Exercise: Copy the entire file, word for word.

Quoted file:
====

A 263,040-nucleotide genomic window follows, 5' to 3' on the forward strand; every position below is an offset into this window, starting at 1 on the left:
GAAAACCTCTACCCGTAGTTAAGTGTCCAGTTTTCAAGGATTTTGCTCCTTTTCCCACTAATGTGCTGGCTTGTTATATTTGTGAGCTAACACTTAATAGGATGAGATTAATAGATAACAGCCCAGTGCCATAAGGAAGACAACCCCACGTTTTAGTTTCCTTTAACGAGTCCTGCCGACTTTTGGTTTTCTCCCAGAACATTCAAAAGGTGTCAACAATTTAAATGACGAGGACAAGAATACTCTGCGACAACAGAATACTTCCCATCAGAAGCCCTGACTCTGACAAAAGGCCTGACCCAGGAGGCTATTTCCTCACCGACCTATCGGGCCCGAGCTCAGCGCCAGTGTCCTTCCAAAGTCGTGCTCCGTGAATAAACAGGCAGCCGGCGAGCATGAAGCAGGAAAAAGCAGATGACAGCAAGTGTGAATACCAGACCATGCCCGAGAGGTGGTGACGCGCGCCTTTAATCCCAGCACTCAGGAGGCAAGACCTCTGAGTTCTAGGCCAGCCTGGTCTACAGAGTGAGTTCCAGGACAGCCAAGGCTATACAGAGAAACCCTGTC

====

A 263,040-nucleotide genomic window follows, 5' to 3' on the forward strand; every position below is an offset into this window, starting at 1 on the left:
GAAAACCTCTACCCGTAGTTAAGTGTCCAGTTTTCAAGGATTTTGCTCCTTTTCCCACTAATGTGCTGGCTTGTTATATTTGTGAGCTAACACTTAATAGGATGAGATTAATAGATAACAGCCCAGTGCCATAAGGAAGACAACCCCACGTTTTAGTTTCCTTTAACGAGTCCTGCCGACTTTTGGTTTTCTCCCAGAACATTCAAAAGGTGTCAACAATTTAAATGACGAGGACAAGAATACTCTGCGACAACAGAATACTTCCCATCAGAAGCCCTGACTCTGACAAAAGGCCTGACCCAGGAGGCTATTTCCTCACCGACCTATCGGGCCCGAGCTCAGCGCCAGTGTCCTTCCAAAGTCGTGCTCCGTGAATAAACAGGCAGCCGGCGAGCATGAAGCAGGAAAAAGCAGATGACAGCAAGTGTGAATACCAGACCATGCCCGAGAGGTGGTGACGCGCGCCTTTAATCCCAGCACTCAGGAGGCAAGACCTCTGAGTTCTAGGCCAGCCTGGTCTACAGAGTGAGTTCCAGGACAGCCAAGGCTATACAGAGAAACCCTGTC